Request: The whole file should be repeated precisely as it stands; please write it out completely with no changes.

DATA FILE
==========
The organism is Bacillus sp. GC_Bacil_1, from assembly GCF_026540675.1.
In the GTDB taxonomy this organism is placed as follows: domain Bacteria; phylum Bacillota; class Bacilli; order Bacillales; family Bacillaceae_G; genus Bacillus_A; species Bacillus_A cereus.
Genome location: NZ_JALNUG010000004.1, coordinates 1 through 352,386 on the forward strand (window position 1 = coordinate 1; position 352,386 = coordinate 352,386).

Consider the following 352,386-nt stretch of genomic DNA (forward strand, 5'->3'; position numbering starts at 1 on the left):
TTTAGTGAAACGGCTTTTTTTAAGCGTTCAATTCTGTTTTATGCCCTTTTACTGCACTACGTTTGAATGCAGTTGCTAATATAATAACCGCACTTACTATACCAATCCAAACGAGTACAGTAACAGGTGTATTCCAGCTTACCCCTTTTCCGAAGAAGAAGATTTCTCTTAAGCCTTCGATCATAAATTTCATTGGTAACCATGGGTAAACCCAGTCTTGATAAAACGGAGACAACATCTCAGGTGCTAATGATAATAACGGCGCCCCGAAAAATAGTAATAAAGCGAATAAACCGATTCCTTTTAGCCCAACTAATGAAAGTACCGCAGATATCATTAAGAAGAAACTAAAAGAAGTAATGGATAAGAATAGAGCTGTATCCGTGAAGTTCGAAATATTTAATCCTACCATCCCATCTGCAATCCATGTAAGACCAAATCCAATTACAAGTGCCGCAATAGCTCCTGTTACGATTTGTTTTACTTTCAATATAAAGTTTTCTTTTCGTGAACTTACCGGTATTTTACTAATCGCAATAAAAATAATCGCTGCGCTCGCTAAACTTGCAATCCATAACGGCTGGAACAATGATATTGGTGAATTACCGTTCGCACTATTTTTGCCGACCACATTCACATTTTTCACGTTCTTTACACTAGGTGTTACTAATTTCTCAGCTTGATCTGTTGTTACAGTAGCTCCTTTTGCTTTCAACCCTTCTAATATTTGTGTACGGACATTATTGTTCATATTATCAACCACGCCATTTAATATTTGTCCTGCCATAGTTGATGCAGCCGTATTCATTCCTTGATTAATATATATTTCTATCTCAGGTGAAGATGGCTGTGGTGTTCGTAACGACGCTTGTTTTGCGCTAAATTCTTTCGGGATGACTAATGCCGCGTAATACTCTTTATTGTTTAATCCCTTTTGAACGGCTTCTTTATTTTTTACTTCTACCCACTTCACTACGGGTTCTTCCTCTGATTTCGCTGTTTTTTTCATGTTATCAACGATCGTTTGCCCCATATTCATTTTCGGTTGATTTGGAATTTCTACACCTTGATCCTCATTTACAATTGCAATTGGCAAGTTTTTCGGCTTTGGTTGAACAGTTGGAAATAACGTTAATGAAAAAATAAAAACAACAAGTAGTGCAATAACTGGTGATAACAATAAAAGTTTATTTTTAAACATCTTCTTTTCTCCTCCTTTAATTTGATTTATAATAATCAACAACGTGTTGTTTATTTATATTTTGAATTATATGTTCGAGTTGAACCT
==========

The organism is Bacillus sp. GC_Bacil_1, from assembly GCF_026540675.1.
In the GTDB taxonomy this organism is placed as follows: domain Bacteria; phylum Bacillota; class Bacilli; order Bacillales; family Bacillaceae_G; genus Bacillus_A; species Bacillus_A cereus.
Genome location: NZ_JALNUG010000004.1, coordinates 1 through 352,386 on the forward strand (window position 1 = coordinate 1; position 352,386 = coordinate 352,386).

Consider the following 352,386-nt stretch of genomic DNA (forward strand, 5'->3'; position numbering starts at 1 on the left):
TTTAGTGAAACGGCTTTTTTTAAGCGTTCAATTCTGTTTTATGCCCTTTTACTGCACTACGTTTGAATGCAGTTGCTAATATAATAACCGCACTTACTATACCAATCCAAACGAGTACAGTAACAGGTGTATTCCAGCTTACCCCTTTTCCGAAGAAGAAGATTTCTCTTAAGCCTTCGATCATAAATTTCATTGGTAACCATGGGTAAACCCAGTCTTGATAAAACGGAGACAACATCTCAGGTGCTAATGATAATAACGGCGCCCCGAAAAATAGTAATAAAGCGAATAAACCGATTCCTTTTAGCCCAACTAATGAAAGTACCGCAGATATCATTAAGAAGAAACTAAAAGAAGTAATGGATAAGAATAGAGCTGTATCCGTGAAGTTCGAAATATTTAATCCTACCATCCCATCTGCAATCCATGTAAGACCAAATCCAATTACAAGTGCCGCAATAGCTCCTGTTACGATTTGTTTTACTTTCAATATAAAGTTTTCTTTTCGTGAACTTACCGGTATTTTACTAATCGCAATAAAAATAATCGCTGCGCTCGCTAAACTTGCAATCCATAACGGCTGGAACAATGATATTGGTGAATTACCGTTCGCACTATTTTTGCCGACCACATTCACATTTTTCACGTTCTTTACACTAGGTGTTACTAATTTCTCAGCTTGATCTGTTGTTACAGTAGCTCCTTTTGCTTTCAACCCTTCTAATATTTGTGTACGGACATTATTGTTCATATTATCAACCACGCCATTTAATATTTGTCCTGCCATAGTTGATGCAGCCGTATTCATTCCTTGATTAATATATATTTCTATCTCAGGTGAAGATGGCTGTGGTGTTCGTAACGACGCTTGTTTTGCGCTAAATTCTTTCGGGATGACTAATGCCGCGTAATACTCTTTATTGTTTAATCCCTTTTGAACGGCTTCTTTATTTTTTACTTCTACCCACTTCACTACGGGTTCTTCCTCTGATTTCGCTGTTTTTTTCATGTTATCAACGATCGTTTGCCCCATATTCATTTTCGGTTGATTTGGAATTTCTACACCTTGATCCTCATTTACAATTGCAATTGGCAAGTTTTTCGGCTTTGGTTGAACAGTTGGAAATAACGTTAATGAAAAAATAAAAACAACAAGTAGTGCAATAACTGGTGATAACAATAAAAGTTTATTTTTAAACATCTTCTTTTCTCCTCCTTTAATTTGATTTATAATAATCAACAACGTGTTGTTTATTTATATTTTGAATTATATGTTCGAGTTGAACCT